if (*FrameType == DATA_FRAME) {                /* Is it "data frame"? */

      for (i=0; i<*Length; i++)

          Data[i] = *((byte *)&CANRDSR0 + i);    /* Return received data */

  CanSerFlag &= ~FULL_RX_BUF;                 /* Clear flag "full RX buffer" */

  CANRFLG = CANRFLG_RXF_MASK;

  return ERR_OK;                

    }

  CanSerFlag &= ~FULL_RX_BUF;                     /* Clear flag "full RX buffer" */

  CANRFLG = CANRFLG_RXF_MASK;

  return ERR_VALUE;                               // If we are here we have got no data frame.

}

Now I read correct values, no more junk,  as the full rx flag is cleared in CAN1_ReadFrame only and not any more by the ISR!

Thanks Tom for pinpointing the problem that helped me solving this annoying  issue.

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Specialist I

Did you get the private email I sent? You didn't say if you'd managed to read it.

> You are right, my problem comes from the following line:

> CanSerFlag &= ~FULL_RX_BUF;


That's not the problem. Given that is a copy of CANRFLG, that is the correct way clear that bit in that copy.


> This is a flag that is defined outside of the function like this:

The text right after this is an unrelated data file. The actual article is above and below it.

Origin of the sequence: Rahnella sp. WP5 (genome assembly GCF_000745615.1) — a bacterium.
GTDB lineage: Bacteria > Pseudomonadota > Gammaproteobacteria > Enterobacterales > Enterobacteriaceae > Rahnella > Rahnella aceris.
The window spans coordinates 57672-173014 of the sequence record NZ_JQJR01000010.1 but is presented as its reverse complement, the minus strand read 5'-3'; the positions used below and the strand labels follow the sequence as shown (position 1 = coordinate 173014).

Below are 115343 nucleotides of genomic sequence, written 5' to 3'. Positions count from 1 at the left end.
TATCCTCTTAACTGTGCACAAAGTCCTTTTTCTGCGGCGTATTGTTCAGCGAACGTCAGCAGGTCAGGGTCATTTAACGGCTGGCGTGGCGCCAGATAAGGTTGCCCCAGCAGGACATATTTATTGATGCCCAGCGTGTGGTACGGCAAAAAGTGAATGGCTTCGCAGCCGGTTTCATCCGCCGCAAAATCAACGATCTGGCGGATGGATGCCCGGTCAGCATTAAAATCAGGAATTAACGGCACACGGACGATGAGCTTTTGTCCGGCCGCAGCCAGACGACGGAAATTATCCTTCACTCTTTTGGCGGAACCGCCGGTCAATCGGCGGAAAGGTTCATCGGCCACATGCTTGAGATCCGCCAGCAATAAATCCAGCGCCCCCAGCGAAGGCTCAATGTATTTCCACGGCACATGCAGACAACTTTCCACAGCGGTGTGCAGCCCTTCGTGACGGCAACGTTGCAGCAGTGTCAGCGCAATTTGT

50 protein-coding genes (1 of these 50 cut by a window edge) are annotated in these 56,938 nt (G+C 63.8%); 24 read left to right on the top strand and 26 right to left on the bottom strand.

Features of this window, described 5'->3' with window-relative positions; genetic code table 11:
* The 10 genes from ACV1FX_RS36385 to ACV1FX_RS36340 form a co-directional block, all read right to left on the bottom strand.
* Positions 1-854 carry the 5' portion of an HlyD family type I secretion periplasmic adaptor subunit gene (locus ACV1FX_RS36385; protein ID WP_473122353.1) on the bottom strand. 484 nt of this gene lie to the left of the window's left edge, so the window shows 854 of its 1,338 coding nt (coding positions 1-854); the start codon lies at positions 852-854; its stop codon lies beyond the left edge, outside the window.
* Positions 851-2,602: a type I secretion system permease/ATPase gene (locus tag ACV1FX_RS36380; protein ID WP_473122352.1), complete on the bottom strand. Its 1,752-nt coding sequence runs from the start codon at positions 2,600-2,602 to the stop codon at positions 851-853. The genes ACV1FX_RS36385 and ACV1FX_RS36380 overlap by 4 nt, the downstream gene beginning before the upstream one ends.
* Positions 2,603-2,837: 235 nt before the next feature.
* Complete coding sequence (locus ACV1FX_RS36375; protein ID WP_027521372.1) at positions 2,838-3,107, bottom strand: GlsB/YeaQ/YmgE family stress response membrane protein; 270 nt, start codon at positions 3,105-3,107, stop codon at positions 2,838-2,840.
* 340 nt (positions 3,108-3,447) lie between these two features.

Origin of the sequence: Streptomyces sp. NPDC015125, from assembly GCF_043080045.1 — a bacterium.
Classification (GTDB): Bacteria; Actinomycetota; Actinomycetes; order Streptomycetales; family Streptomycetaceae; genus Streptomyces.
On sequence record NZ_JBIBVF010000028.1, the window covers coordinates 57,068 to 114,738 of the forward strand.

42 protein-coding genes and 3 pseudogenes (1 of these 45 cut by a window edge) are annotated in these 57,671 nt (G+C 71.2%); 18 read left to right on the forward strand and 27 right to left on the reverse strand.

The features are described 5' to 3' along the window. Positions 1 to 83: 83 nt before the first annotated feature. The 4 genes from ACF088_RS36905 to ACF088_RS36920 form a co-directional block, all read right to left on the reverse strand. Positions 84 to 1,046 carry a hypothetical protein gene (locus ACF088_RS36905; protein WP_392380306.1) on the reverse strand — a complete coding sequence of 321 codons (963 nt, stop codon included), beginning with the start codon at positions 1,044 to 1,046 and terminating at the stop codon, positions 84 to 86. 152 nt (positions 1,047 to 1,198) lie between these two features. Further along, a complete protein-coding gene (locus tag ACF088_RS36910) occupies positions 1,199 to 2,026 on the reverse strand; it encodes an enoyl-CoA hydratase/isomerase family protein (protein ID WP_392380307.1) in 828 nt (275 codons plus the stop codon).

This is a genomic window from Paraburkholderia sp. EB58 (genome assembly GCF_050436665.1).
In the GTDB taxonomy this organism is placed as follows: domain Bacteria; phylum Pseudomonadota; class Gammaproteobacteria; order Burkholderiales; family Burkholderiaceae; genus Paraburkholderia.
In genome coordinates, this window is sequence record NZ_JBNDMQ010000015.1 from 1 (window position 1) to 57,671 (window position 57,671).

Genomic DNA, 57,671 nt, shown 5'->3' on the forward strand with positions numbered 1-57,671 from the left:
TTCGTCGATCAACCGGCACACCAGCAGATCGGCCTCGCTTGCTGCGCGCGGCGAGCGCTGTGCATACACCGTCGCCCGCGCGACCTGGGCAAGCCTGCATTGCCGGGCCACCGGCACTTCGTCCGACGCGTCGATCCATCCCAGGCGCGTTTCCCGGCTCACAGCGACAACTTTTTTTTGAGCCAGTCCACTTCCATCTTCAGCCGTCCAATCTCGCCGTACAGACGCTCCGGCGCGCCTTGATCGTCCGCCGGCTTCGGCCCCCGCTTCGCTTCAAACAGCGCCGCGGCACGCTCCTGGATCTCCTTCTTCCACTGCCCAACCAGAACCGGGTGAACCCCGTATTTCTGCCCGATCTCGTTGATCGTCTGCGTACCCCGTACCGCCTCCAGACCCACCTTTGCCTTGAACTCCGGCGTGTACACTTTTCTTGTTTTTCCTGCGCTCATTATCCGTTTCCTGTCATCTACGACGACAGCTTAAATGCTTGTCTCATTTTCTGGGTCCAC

> static volatile byte CanSerFlag;


You don't show the code that sets/copies/clears this variable, and you don't show the interrupt service routine so your example code is incomplete and not useful. Don't bother posting it though as I think there are better solutions.


> In order to receive data from the can-bus, I understand it is mandatory to have the

> RX Full interrupt enabled, by setting the corresponding flag in CANRIER register:


You don't need to do that at all. You only need to set the CANRIER bit if your code is written to be interrupted when data arrives. You seem to want to read the messages "when you want to" and not in an interrupt, so to do that all you have to do is poll for the status bits in CANRFLG. If you did that I think it would simplify your code a lot. If your problem is that the CAN interrupts are upsetting some critical timing code elsewhere, then that code should be written to not have critical timing, or it should disable ALL interrupts during the critical period.